When Billie Eilish released her debut studio album in 2019, she burst onto the scene as a green-haired teenager who rarely wore makeup and wore baggy gym clothes.
In fact, it didn’t take long for Billie to become as famous for her distinct sense of style as she was for her impressive songwriting skills and vocals.
Aged 17 at the time, the rising star covered himself in basketball shorts as well as oversized t-shirts and hoodies during public appearances, and his dyed hair was often left in a messy style which seemed to perfectly reflect his musical identity.
So when Billie completely transformed her image for the release of her second album happier than ever last year, it’s safe to say it caused a stir.
The singer debuted her new look on the cover of British Vogue, which showed Billie’s jet black hair and acid green roots replaced with soft peroxide blonde curls.
She posed in a pink silk corset that drew attention to her body for the first time in her career, and Billie later revealed her aesthetic makeover had her losing 100,000 Instagram followers at the time.
But when speaking to NME in June, Billie admitted she “had no idea” who she was when she swapped her baggy clasps for skintight Old Hollywood looks.
In fact, the only thing she knew for sure was that she wanted to show another side of herself after being “haunted” by the fear of being one-dimensional.
She also confessed that she knew the pin-up-inspired Vogue look would “fuck everyone,” and she did it on purpose after feeling “trapped in [a] character.”
“I wanted to have reach and feel desirable, and feel feminine and masculine — and I wanted to prove that to myself, too,” Billie explained.
In a separate interview with The Times, Billie said: “To be known from the very beginning of your career for one thing – she wears baggy clothes and she sings like that – it drove me crazy.”
And she went on to share her constant battle for wanting the freedom to experiment with different styles without being scrutinized for upsetting her look.
“Whatever you do is right and wrong,” Billie mused. “Wearing baggy clothes, no one is attracted to me, I feel incredibly unlikable and unsexy and unbeautiful, and people shame you for not being feminine enough.”
“Then you’re wearing something more revealing and they’re, like, you’re such a big cow whore,” she added. “I’m a slut and I’m a saleswoman and I’m like all the other celebrities who sell their bodies, and woah! What the fuck do you want? It’s a crazy world for women and women with eyes public.
And in a new interview with High Snobiety, Billie talked a bit more about the crucial role her public image has played in her career.
Billie went so far as to admit that she doesn’t think she would have been as respected in the industry if she had had a more “feminine and girly” style from the start, also saying that her “masculine” dress sense is which helped her to be taken more seriously as a teenager.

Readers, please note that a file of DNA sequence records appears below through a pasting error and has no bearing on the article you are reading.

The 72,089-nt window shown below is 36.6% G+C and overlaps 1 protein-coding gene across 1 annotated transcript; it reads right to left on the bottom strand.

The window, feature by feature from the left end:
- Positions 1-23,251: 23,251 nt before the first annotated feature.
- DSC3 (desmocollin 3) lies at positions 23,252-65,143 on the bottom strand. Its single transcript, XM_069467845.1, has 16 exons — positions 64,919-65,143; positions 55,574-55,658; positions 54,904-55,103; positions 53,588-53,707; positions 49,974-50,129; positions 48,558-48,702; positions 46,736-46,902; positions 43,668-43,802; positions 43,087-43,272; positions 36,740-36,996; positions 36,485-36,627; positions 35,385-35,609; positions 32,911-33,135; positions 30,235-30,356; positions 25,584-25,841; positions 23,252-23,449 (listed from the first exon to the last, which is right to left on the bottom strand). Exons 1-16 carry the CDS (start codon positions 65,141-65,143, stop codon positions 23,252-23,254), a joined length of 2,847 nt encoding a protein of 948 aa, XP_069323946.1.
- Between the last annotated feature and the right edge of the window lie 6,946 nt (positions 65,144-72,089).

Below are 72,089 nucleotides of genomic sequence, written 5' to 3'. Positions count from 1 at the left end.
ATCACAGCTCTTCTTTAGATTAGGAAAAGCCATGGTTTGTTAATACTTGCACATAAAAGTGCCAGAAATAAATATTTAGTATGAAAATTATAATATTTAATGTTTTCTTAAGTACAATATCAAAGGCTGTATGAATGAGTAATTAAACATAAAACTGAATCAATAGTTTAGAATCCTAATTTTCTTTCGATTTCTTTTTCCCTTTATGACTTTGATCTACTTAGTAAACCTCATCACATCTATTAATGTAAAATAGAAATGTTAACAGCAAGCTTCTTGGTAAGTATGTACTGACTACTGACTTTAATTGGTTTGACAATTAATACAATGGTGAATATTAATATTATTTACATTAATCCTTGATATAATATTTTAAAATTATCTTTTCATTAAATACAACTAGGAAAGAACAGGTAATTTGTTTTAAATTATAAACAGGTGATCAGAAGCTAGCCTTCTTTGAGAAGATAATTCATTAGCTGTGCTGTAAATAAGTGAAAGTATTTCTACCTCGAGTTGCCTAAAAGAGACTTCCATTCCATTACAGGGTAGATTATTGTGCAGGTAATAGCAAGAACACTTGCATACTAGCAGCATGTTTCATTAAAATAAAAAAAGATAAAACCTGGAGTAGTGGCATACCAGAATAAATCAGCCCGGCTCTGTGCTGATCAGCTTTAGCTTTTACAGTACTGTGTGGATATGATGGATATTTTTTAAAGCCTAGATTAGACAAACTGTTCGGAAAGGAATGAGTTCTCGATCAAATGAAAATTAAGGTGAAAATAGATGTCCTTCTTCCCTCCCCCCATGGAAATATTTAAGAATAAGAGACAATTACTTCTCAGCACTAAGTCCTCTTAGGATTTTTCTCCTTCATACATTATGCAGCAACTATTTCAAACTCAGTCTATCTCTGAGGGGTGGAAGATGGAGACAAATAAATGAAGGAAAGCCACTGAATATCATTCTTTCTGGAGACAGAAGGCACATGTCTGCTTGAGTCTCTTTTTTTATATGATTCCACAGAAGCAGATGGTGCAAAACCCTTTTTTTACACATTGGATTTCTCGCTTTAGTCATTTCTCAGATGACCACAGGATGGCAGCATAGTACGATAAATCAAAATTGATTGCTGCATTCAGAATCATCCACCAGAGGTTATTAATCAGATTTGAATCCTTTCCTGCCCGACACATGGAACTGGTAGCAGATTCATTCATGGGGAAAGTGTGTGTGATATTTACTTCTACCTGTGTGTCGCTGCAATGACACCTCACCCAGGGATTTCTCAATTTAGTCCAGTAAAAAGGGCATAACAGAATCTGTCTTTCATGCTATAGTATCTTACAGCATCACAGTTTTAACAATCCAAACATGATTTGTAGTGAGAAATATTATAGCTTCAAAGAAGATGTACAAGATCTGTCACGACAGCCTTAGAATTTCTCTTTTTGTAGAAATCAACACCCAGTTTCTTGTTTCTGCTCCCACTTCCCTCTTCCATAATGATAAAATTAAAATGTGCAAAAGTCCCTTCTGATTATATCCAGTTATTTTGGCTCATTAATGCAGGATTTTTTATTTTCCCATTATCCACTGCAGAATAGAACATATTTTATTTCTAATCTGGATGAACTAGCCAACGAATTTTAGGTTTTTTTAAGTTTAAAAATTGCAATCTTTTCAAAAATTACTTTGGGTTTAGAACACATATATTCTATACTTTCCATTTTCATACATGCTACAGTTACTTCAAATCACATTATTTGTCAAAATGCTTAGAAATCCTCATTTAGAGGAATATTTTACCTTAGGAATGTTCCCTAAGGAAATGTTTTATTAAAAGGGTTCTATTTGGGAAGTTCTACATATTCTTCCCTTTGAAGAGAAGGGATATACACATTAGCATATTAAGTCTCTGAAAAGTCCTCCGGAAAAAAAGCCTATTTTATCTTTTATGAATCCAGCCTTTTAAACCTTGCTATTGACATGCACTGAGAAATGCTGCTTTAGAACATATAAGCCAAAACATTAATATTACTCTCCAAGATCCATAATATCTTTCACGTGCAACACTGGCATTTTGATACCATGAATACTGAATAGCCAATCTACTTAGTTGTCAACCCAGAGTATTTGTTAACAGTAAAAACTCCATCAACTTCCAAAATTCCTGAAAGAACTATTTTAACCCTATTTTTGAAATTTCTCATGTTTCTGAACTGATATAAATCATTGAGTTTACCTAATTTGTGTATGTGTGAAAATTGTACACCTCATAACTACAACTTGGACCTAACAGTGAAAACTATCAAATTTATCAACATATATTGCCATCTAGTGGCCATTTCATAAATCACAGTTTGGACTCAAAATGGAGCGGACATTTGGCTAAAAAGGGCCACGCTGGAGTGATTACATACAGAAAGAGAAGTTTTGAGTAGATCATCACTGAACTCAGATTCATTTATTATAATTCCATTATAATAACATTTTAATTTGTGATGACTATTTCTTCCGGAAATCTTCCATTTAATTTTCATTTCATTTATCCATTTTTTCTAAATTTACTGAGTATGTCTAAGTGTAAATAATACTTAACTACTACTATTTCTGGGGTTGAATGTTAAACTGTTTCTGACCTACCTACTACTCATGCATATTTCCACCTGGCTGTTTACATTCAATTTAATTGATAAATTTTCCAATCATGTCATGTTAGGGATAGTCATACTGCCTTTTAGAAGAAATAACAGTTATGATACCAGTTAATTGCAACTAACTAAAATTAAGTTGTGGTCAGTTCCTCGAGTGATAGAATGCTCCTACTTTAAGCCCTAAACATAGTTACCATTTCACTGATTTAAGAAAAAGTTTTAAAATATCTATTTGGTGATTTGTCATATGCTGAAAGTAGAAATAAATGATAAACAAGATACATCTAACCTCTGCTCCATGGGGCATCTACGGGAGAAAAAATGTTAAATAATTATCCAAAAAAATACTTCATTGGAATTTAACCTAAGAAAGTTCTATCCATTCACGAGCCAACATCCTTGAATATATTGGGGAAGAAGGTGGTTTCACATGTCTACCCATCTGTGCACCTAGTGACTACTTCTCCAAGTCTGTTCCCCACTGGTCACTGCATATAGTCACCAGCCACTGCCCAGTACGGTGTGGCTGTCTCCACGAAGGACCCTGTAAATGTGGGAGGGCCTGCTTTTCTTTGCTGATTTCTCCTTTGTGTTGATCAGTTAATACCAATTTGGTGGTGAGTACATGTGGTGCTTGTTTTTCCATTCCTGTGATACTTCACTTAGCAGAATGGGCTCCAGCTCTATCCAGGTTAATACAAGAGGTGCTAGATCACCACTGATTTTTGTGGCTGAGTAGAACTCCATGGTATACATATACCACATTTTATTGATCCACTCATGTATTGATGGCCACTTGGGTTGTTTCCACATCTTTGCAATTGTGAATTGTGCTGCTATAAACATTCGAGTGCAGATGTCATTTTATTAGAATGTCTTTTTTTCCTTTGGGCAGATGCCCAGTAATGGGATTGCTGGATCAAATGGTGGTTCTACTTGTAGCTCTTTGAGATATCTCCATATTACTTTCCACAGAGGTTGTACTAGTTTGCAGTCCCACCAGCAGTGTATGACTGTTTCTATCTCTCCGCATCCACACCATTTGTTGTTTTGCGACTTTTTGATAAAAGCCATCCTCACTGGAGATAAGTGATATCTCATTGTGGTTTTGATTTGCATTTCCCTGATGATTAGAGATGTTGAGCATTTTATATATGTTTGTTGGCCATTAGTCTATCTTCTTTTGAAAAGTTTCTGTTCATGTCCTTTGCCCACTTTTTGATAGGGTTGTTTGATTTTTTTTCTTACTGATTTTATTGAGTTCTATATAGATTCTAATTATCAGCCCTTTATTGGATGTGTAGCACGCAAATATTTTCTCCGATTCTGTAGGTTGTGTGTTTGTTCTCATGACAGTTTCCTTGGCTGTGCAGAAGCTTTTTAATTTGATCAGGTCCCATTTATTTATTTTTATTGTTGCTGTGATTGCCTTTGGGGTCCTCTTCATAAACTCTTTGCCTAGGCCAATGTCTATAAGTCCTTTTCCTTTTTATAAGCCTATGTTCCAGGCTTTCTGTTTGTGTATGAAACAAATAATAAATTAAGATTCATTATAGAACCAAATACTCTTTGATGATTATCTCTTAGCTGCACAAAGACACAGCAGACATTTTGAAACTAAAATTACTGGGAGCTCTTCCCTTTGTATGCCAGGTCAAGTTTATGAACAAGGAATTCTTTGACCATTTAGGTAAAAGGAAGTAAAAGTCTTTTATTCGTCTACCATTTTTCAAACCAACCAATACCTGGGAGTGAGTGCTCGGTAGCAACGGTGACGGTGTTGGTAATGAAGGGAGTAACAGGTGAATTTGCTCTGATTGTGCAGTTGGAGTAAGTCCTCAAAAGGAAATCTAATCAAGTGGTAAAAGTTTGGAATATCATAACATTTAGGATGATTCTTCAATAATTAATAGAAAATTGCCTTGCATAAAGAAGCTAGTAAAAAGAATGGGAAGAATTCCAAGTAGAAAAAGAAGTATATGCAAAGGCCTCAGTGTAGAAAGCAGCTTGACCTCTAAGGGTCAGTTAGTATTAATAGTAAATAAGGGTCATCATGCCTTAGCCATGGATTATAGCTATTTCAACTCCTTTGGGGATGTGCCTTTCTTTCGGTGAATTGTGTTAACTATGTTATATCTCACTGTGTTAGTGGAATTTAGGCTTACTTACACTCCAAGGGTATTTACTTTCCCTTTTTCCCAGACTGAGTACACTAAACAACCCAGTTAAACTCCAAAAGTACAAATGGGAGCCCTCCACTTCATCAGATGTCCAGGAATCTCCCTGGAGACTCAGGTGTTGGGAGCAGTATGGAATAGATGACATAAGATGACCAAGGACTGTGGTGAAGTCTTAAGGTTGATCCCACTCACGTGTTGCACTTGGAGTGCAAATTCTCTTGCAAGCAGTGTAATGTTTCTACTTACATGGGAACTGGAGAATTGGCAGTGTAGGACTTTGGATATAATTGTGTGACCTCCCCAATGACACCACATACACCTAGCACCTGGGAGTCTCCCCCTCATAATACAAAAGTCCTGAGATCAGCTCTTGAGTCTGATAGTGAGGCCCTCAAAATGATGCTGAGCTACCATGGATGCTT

But despite the benefits of her look, Billie ended up feeling stuck in a role she didn’t want to commit to for the rest of her life, so she decided to experiment early in her career to give herself the chance. freedom to keep mixing without shocking people.
“People saw me as this 15-year-old, kid, who wore this kind of stuff, had this kind of look, acted this kind of way, said this kind of way. I felt like I couldn’t change. That’s why I went so far to the other side,” she explained.
“I was trying to prove, ‘Hey, fuck you guys, I can do whatever I want.’ Now I can look really masculine if I want to, and really feminine if I want to, and it won’t be a fucking headline,” she added.
Refusing to underestimate the true power her initial aesthetic held, Billie admitted, “I think people took me more seriously because I had this more masculine attitude. [way of dressing] throughout my career. If I had been more feminine and girly, people would have been much less respectful of me.
And her banter with being blonde apparently proved her theory, with Billie admitting she was treated very differently after changing her hair color and ‘didn’t feel sexy for a second’.
“I feel sexier when I dress male. I didn’t feel sexy for a second being blonde,” she told publications. “When I was blonde, people called me differently. People have completely changed their behavior [around me].”
But that doesn’t mean Billie will refrain from experimenting again, with Billie telling NME earlier this year: “I finally feel comfortable in who I really am and who I am. [multiple] things at once.
She explained to The Times, “Literally, the thing I’ve been preaching about since I started is wear whatever you want.
“Dress how you want, act how you want, talk how you want, be how you want,” Billie continued. “That’s all I said. It’s just being open to new things and not letting people ruin everything for you.